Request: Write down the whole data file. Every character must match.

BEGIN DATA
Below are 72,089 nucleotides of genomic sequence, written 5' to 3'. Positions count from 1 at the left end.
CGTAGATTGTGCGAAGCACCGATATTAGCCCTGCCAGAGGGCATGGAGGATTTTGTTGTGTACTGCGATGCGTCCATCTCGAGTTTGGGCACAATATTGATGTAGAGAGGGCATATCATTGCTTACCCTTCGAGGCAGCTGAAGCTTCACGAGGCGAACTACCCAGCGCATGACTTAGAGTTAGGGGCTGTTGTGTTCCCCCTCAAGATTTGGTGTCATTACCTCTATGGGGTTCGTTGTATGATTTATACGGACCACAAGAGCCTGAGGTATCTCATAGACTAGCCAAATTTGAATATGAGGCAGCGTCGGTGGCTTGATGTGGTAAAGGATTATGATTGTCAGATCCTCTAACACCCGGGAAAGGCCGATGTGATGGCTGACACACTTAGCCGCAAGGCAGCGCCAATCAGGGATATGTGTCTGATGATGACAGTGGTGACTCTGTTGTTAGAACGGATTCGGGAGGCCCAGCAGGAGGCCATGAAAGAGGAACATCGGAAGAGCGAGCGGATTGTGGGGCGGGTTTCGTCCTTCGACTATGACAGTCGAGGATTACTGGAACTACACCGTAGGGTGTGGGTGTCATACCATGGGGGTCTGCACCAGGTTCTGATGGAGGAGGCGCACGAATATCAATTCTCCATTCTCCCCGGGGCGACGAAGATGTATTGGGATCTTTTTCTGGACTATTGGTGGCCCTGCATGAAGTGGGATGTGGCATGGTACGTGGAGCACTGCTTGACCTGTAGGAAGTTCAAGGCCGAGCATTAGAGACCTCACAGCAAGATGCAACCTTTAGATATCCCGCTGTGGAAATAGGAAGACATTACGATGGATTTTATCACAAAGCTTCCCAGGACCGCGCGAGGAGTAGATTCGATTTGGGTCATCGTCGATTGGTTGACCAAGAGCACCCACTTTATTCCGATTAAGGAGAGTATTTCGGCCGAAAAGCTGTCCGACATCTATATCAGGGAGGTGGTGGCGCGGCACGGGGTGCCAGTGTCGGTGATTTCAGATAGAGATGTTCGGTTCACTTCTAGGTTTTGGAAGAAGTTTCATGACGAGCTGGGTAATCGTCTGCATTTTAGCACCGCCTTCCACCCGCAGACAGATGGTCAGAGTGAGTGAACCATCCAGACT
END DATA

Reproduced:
Below are 72,089 nucleotides of genomic sequence, written 5' to 3'. Positions count from 1 at the left end.
CGTAGATTGTGCGAAGCACCGATATTAGCCCTGCCAGAGGGCATGGAGGATTTTGTTGTGTACTGCGATGCGTCCATCTCGAGTTTGGGCACAATATTGATGTAGAGAGGGCATATCATTGCTTACCCTTCGAGGCAGCTGAAGCTTCACGAGGCGAACTACCCAGCGCATGACTTAGAGTTAGGGGCTGTTGTGTTCCCCCTCAAGATTTGGTGTCATTACCTCTATGGGGTTCGTTGTATGATTTATACGGACCACAAGAGCCTGAGGTATCTCATAGACTAGCCAAATTTGAATATGAGGCAGCGTCGGTGGCTTGATGTGGTAAAGGATTATGATTGTCAGATCCTCTAACACCCGGGAAAGGCCGATGTGATGGCTGACACACTTAGCCGCAAGGCAGCGCCAATCAGGGATATGTGTCTGATGATGACAGTGGTGACTCTGTTGTTAGAACGGATTCGGGAGGCCCAGCAGGAGGCCATGAAAGAGGAACATCGGAAGAGCGAGCGGATTGTGGGGCGGGTTTCGTCCTTCGACTATGACAGTCGAGGATTACTGGAACTACACCGTAGGGTGTGGGTGTCATACCATGGGGGTCTGCACCAGGTTCTGATGGAGGAGGCGCACGAATATCAATTCTCCATTCTCCCCGGGGCGACGAAGATGTATTGGGATCTTTTTCTGGACTATTGGTGGCCCTGCATGAAGTGGGATGTGGCATGGTACGTGGAGCACTGCTTGACCTGTAGGAAGTTCAAGGCCGAGCATTAGAGACCTCACAGCAAGATGCAACCTTTAGATATCCCGCTGTGGAAATAGGAAGACATTACGATGGATTTTATCACAAAGCTTCCCAGGACCGCGCGAGGAGTAGATTCGATTTGGGTCATCGTCGATTGGTTGACCAAGAGCACCCACTTTATTCCGATTAAGGAGAGTATTTCGGCCGAAAAGCTGTCCGACATCTATATCAGGGAGGTGGTGGCGCGGCACGGGGTGCCAGTGTCGGTGATTTCAGATAGAGATGTTCGGTTCACTTCTAGGTTTTGGAAGAAGTTTCATGACGAGCTGGGTAATCGTCTGCATTTTAGCACCGCCTTCCACCCGCAGACAGATGGTCAGAGTGAGTGAACCATCCAGACT